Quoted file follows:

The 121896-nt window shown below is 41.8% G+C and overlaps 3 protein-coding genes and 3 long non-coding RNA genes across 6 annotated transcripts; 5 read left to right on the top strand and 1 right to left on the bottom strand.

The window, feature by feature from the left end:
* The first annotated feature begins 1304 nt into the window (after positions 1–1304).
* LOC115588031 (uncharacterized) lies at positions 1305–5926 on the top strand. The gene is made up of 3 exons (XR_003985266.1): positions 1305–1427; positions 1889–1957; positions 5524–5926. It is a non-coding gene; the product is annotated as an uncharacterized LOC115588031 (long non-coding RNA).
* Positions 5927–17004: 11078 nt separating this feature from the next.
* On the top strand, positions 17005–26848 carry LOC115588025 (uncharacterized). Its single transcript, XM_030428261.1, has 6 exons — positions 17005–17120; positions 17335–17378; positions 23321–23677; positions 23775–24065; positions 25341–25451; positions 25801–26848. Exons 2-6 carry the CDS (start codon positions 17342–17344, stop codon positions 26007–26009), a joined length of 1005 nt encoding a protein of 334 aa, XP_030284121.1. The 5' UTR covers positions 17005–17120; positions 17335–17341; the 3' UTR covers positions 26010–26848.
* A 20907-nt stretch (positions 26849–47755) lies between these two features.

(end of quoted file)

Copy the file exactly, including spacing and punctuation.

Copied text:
The 121896-nt window shown below is 41.8% G+C and overlaps 3 protein-coding genes and 3 long non-coding RNA genes across 6 annotated transcripts; 5 read left to right on the top strand and 1 right to left on the bottom strand.

The window, feature by feature from the left end:
* The first annotated feature begins 1304 nt into the window (after positions 1–1304).
* LOC115588031 (uncharacterized) lies at positions 1305–5926 on the top strand. The gene is made up of 3 exons (XR_003985266.1): positions 1305–1427; positions 1889–1957; positions 5524–5926. It is a non-coding gene; the product is annotated as an uncharacterized LOC115588031 (long non-coding RNA).
* Positions 5927–17004: 11078 nt separating this feature from the next.
* On the top strand, positions 17005–26848 carry LOC115588025 (uncharacterized). Its single transcript, XM_030428261.1, has 6 exons — positions 17005–17120; positions 17335–17378; positions 23321–23677; positions 23775–24065; positions 25341–25451; positions 25801–26848. Exons 2-6 carry the CDS (start codon positions 17342–17344, stop codon positions 26007–26009), a joined length of 1005 nt encoding a protein of 334 aa, XP_030284121.1. The 5' UTR covers positions 17005–17120; positions 17335–17341; the 3' UTR covers positions 26010–26848.
* A 20907-nt stretch (positions 26849–47755) lies between these two features.